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A stopgap spending bill unveiled Monday to keep the government operating through Sept. 30 would not undo sequestration, but it would give the Defense Department flexibility in how to make $46 billion in reductions.
The House version of the so-called continuing resolution, needed to keep the government operating beyond March 27, represents a bit of pragmatism as lawmakers come to realize they cannot reach a compromise on deficit reduction and spending priorities if they face one crisis deadline after another.
It also represents acceptance of the $86 billion in across-the-board cuts known as sequestration, ordered March 1 by President Obama, as a likely down payment on what further spending cuts ultimately are made.
The bill, HR 933, still requires the $46 billion sequestration cut this year, but it gives DoD more leeway to move money from account to account. It is scheduled to pass the House of Representatives this week; the Senate is working on its own version of the bill that could make additional adjustments in non-defense programs, which would require lawmakers to reach a compromise to avoid a government shutdown when the current continuing resolution expires in late March.
Agreement on a funding bill for the fiscal year that started Oct. 1 does not mean lawmakers are done fighting, just that they're preparing for their next and larger battle over the 2014 budget, which the Obama administration expects to send to Congress on March 24.
Rep. Hal Rogers, R-Ky., the House Appropriations Committee chairman, said the bill he has introduced "will avoid a government shutdown on March 27, prioritize DoD and veterans programs, and allow the Pentagon some leeway to do its best with the funding it has."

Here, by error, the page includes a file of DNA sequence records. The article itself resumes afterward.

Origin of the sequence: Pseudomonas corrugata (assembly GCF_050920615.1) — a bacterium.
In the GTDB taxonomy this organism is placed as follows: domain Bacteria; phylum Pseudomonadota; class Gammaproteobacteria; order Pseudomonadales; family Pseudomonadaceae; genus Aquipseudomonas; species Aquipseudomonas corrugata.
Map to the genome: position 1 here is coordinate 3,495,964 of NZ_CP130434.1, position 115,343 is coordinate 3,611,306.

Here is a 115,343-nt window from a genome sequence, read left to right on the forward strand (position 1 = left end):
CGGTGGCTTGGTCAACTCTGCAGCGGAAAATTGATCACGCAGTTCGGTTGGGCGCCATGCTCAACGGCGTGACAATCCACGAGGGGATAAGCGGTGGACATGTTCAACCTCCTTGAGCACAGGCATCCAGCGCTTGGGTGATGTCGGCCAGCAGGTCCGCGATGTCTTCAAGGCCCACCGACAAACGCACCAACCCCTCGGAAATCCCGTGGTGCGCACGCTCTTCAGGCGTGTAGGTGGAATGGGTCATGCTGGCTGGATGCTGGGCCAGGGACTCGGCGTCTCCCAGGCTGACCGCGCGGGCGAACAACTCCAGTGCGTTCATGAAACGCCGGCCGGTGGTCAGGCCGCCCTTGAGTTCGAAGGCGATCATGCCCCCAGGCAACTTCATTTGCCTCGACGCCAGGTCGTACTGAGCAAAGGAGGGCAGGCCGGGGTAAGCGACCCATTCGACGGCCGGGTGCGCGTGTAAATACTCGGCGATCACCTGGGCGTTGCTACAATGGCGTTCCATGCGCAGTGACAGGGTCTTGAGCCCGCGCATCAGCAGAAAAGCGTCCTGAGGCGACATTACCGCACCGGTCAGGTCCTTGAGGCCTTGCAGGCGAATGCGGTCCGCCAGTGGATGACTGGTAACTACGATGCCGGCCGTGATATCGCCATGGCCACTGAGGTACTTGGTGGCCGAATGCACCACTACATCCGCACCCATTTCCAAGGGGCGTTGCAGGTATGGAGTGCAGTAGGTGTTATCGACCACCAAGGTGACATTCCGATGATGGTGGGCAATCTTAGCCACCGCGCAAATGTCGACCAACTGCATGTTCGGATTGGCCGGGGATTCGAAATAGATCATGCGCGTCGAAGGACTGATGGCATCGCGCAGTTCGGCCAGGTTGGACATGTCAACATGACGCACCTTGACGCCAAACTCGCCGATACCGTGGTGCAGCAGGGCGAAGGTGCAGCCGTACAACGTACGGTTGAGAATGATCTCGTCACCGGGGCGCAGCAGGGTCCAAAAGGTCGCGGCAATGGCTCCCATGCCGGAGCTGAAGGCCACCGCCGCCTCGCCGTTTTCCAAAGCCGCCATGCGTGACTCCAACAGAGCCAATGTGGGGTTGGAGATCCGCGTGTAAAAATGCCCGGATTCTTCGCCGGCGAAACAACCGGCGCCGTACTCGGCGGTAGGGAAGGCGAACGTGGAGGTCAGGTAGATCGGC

"It is clear that this nation is facing some very hard choices, and it is up to Congress to pay the way for our financial future," Rogers said in a statement. "But right now, we must act quickly and try to make the most of a difficult situation."
The bill includes $518.1 billion in the base defense budget, roughly equal to the fiscal 2012 budget, plus $87.2 billion for overseas contingencies. The total is subject to the $46 billion sequestration cut.
Along with routine funding and improved transfer authority, the bill prepared by Rogers includes a final end to funding for the stop-loss allowance created by Congress to compensate service members whose military service was involuntarily extended so they could serve in Iraq or Afghanistan, and a prohibition against DoD charging any enrollment fee for Medicare-eligible retirees in the Tricare for Life program.
Pentagon health care officials have proposed a new $100 annual enrollment fee for Tricare for Life, but Congress has balked at the idea.